Free dinner? Yes, please! In California's Santa Susana Mountains, a black bear and her cub waste no time helping themselves to a tasty deer carcass. But this lucky find is no random freebie. Camera trap photos posted to the Santa Monica Mountains National Recreation Area Facebook page reveal the full story: this carcass was actually left behind by a mountain lion known as P-35.  

Image: Santa Monica Mountains National Recreation Area/Facebook
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Image: Santa Monica Mountains National Recreation Area/Facebook

The camera trap, which belongs to the US National Park Service, is set up near a spot where P-35 often stashes her food for later. "You never know what our camera traps are going to capture!" says NPS staffer Zach Behrens.  

You'll notice that the gorgeous cat is wearing a collar, which she's been sporting since she was tagged in April 2014. The collar collects information about P-35's whereabouts eight times per day – and that's crucial data for NPS scientists who need to understand how the local wildlife uses area.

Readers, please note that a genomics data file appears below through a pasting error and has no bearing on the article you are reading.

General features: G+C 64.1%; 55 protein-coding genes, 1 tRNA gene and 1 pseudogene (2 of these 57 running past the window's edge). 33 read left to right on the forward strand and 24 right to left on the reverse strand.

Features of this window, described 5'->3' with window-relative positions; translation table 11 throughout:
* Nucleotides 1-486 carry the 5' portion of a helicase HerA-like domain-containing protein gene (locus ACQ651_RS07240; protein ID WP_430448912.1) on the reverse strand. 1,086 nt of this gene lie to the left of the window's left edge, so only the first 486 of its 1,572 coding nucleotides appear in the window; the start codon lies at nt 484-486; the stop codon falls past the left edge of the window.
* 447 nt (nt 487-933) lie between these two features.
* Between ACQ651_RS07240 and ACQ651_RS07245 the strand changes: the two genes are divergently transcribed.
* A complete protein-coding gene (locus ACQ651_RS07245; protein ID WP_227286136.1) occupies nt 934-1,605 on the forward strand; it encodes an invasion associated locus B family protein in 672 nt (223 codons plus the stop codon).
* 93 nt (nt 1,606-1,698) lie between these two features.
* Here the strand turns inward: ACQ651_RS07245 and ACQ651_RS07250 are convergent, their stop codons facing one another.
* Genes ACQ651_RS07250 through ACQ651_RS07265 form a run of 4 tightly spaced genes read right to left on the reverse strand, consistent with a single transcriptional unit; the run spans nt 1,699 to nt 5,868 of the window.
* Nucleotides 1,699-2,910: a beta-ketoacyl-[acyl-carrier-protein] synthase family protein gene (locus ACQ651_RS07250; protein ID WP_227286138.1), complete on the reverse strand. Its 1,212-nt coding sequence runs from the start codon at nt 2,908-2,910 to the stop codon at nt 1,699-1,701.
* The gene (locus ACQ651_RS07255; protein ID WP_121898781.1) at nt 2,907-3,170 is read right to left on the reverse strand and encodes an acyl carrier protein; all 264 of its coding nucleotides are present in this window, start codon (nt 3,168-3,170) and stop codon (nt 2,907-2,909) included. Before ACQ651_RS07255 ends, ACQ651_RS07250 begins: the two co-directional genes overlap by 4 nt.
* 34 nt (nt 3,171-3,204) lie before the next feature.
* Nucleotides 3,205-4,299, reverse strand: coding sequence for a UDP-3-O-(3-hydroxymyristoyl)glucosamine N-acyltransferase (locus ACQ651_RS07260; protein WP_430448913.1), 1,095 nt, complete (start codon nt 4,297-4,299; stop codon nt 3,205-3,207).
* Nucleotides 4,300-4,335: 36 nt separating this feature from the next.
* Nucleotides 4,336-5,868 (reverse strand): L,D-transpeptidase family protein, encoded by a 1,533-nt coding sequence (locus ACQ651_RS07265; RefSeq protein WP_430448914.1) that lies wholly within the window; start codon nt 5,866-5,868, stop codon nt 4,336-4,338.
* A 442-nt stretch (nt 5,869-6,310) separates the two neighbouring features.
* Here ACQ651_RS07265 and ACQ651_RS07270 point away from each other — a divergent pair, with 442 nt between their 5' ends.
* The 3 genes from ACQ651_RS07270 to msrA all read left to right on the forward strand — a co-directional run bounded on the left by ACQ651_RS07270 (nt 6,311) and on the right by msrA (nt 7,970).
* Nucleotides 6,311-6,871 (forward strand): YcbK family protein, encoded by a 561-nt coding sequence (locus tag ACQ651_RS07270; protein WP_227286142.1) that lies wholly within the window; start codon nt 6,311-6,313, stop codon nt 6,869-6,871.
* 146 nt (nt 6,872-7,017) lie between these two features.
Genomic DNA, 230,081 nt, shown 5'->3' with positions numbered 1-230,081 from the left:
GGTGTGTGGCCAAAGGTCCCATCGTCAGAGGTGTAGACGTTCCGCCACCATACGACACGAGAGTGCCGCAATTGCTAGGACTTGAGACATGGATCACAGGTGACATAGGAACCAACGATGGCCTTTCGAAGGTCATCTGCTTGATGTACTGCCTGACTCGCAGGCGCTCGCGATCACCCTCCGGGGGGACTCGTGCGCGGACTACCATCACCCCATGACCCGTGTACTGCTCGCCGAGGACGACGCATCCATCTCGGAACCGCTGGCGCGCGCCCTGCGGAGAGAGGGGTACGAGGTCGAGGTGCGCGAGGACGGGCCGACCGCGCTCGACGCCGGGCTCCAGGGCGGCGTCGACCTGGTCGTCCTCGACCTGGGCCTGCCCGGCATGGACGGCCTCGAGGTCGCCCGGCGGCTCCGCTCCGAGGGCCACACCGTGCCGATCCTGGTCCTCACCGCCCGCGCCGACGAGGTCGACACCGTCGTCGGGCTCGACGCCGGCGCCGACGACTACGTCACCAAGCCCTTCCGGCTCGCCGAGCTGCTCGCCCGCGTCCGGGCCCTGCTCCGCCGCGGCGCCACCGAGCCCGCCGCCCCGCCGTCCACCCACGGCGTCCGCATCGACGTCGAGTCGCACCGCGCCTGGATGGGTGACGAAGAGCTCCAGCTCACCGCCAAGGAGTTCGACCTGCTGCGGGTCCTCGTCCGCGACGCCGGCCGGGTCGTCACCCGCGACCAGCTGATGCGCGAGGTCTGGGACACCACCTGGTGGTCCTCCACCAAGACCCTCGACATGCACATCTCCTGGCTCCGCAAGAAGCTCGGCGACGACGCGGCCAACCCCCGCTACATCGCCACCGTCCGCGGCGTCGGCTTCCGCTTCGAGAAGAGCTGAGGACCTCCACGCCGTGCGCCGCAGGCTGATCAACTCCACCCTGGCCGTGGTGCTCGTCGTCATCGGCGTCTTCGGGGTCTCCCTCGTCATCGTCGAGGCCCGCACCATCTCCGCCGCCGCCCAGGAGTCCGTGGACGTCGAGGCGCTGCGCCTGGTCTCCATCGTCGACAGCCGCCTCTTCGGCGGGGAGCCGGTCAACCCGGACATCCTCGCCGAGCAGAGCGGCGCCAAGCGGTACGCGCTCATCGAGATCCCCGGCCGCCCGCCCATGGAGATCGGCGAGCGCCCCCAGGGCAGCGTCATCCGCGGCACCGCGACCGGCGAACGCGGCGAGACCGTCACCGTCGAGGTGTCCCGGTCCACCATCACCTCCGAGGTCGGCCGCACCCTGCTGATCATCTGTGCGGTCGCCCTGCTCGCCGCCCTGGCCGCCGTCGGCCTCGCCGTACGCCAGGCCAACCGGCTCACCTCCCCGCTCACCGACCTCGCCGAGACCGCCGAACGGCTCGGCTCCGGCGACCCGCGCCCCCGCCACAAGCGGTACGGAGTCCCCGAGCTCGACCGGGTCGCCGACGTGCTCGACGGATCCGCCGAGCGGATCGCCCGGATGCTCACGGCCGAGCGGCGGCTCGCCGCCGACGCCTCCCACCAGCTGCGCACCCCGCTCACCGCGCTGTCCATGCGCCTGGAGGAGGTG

The scientists have been deploying tracking devices like GPS collars since 2002 in order to study the movements and behaviour of these big cats living on the outskirts of Los Angeles. As for the mountain lion's moniker, the P stands for puma (which is another name for mountain lions, Puma concolor) and the number indicates this is the 35th cat to be tracked in the area.

Image: Santa Monica Mountains National Recreation Area/Facebook
Image: Santa Monica Mountains National Recreation Area/Facebook

"It wasn't that surprising to see the bears," says NPS biologist Jeff Sikich. "Bears are known in the Santa Susanas and do scavenge mountain lion kills." 

While they usually feed on grasses, roots, berries, fish and insects, the opportunistic omnivores will eat just about anything they can get their paws on – including carrion like this deer. Black bears can take down the occasional deer or elk, but they typically target juvenile animals. 

"However, it was interesting to see that three of P-35's kills that we were monitoring within a period of a couple of months were scavenged by bears," Sikich adds. 


Top header image: Santa Monica Moutains National Recreation Area